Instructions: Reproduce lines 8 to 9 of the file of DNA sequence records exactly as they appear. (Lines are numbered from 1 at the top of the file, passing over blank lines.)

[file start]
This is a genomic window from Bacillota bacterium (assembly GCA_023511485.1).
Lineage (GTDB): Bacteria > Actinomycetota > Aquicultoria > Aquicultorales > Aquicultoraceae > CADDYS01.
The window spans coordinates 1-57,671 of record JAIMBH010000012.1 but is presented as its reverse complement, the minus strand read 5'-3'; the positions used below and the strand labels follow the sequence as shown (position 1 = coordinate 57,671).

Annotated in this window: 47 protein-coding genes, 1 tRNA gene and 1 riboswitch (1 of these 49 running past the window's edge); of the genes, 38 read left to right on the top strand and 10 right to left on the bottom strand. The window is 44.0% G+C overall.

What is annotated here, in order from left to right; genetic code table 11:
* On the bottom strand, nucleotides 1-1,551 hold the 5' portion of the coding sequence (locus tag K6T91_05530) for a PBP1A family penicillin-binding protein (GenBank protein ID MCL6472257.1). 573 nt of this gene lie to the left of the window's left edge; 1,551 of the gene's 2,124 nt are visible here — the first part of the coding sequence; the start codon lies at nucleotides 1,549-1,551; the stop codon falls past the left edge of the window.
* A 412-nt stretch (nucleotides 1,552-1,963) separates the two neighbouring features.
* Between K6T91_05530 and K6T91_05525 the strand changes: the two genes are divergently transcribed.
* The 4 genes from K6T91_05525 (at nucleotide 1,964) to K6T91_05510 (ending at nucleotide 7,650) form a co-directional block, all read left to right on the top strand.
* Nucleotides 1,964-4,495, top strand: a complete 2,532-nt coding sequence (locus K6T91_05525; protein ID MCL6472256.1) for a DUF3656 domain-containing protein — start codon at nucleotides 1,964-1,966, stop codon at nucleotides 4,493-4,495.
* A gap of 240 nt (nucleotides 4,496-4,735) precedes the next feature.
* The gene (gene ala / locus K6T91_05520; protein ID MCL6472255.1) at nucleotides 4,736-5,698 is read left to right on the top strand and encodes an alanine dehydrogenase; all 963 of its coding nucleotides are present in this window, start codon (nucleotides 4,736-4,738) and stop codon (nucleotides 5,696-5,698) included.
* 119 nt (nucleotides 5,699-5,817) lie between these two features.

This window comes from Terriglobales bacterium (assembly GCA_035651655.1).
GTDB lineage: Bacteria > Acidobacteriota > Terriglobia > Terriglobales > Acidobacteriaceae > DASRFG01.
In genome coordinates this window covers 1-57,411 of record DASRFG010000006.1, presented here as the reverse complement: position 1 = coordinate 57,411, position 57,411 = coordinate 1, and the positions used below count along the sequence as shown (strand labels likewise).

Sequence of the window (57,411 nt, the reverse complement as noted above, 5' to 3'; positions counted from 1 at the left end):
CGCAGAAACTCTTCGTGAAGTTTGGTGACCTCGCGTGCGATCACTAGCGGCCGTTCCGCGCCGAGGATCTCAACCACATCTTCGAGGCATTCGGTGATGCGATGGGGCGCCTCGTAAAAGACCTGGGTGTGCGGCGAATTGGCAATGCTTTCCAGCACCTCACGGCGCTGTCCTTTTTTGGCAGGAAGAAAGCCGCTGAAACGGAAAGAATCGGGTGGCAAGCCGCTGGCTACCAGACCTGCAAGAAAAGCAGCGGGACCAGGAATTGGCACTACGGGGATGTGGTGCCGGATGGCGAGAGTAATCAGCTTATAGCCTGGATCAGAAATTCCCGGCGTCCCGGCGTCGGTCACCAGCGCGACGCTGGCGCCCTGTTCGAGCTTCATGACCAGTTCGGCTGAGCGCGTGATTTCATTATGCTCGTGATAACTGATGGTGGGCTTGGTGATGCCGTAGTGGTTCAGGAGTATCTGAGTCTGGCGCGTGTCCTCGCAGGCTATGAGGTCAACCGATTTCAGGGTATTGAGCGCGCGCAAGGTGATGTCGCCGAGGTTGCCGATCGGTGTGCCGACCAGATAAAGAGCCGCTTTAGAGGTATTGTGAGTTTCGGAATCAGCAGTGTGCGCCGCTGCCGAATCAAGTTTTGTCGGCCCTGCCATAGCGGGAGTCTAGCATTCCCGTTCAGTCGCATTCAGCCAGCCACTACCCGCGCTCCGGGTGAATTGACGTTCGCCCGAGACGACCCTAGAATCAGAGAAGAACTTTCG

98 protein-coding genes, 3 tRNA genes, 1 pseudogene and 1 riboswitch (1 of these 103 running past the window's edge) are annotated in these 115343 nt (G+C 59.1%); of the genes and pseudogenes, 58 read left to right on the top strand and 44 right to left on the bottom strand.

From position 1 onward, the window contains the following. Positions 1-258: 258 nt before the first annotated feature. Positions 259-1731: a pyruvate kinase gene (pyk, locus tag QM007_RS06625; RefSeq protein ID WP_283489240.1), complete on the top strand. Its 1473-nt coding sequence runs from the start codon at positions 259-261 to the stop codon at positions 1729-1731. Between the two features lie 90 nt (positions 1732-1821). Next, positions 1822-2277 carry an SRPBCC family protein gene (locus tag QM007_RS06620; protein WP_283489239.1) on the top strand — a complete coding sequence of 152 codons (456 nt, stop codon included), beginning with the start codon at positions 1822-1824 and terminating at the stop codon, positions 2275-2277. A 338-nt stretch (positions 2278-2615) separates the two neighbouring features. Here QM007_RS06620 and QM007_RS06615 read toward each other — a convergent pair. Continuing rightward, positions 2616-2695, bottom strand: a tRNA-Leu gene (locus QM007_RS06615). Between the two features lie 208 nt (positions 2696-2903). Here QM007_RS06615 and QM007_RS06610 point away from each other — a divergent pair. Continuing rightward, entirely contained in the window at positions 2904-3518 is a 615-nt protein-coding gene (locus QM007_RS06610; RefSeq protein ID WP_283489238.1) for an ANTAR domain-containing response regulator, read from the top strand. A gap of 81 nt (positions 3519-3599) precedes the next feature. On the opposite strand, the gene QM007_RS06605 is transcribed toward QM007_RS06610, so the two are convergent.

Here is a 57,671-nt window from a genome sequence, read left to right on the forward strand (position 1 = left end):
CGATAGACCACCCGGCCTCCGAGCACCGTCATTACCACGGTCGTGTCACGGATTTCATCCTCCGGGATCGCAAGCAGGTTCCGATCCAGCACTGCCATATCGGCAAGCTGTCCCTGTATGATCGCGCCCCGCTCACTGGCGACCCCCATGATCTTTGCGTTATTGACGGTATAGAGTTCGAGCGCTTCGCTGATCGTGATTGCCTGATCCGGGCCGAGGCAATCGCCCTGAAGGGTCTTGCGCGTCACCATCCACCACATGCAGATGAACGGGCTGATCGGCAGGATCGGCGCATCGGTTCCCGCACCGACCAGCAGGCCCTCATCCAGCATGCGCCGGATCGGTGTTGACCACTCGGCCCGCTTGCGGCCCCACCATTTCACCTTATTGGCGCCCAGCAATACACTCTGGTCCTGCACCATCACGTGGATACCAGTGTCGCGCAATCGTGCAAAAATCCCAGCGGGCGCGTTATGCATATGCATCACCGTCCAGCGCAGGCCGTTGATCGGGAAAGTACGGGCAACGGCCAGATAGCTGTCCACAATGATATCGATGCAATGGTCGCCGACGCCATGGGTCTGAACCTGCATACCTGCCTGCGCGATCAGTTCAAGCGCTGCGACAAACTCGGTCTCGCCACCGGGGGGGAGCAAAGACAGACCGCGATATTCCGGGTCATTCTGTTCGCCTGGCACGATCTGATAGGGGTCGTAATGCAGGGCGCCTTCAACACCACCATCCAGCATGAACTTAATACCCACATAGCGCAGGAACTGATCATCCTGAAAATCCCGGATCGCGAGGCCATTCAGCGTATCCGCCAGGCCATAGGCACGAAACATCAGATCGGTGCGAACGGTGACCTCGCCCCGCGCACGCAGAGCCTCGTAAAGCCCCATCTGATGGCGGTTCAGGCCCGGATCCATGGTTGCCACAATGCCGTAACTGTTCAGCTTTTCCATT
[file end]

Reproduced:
* Between K6T91_05530 and K6T91_05525 the strand changes: the two genes are divergently transcribed.
* The 4 genes from K6T91_05525 (at nucleotide 1,964) to K6T91_05510 (ending at nucleotide 7,650) form a co-directional block, all read left to right on the top strand.